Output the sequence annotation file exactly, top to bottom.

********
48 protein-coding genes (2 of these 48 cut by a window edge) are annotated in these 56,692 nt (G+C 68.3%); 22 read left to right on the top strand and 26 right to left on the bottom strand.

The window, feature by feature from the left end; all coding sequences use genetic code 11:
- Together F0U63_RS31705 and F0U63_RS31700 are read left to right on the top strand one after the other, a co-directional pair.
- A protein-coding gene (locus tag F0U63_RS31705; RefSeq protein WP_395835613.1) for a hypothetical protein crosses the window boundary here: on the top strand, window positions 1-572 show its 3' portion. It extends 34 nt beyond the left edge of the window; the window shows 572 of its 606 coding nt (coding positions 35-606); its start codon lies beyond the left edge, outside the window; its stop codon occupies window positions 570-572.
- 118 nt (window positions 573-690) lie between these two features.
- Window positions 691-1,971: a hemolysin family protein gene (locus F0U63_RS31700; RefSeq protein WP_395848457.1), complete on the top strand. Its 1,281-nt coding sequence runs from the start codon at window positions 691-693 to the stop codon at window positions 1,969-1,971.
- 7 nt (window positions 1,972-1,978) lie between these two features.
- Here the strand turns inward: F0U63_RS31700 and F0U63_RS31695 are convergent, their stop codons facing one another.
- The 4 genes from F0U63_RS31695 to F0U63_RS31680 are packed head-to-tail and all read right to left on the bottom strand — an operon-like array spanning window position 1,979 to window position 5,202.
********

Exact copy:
48 protein-coding genes (2 of these 48 cut by a window edge) are annotated in these 56,692 nt (G+C 68.3%); 22 read left to right on the top strand and 26 right to left on the bottom strand.

The window, feature by feature from the left end; all coding sequences use genetic code 11:
- Together F0U63_RS31705 and F0U63_RS31700 are read left to right on the top strand one after the other, a co-directional pair.
- A protein-coding gene (locus tag F0U63_RS31705; RefSeq protein WP_395835613.1) for a hypothetical protein crosses the window boundary here: on the top strand, window positions 1-572 show its 3' portion. It extends 34 nt beyond the left edge of the window; the window shows 572 of its 606 coding nt (coding positions 35-606); its start codon lies beyond the left edge, outside the window; its stop codon occupies window positions 570-572.
- 118 nt (window positions 573-690) lie between these two features.
- Window positions 691-1,971: a hemolysin family protein gene (locus F0U63_RS31700; RefSeq protein WP_395848457.1), complete on the top strand. Its 1,281-nt coding sequence runs from the start codon at window positions 691-693 to the stop codon at window positions 1,969-1,971.
- 7 nt (window positions 1,972-1,978) lie between these two features.
- Here the strand turns inward: F0U63_RS31700 and F0U63_RS31695 are convergent, their stop codons facing one another.
- The 4 genes from F0U63_RS31695 to F0U63_RS31680 are packed head-to-tail and all read right to left on the bottom strand — an operon-like array spanning window position 1,979 to window position 5,202.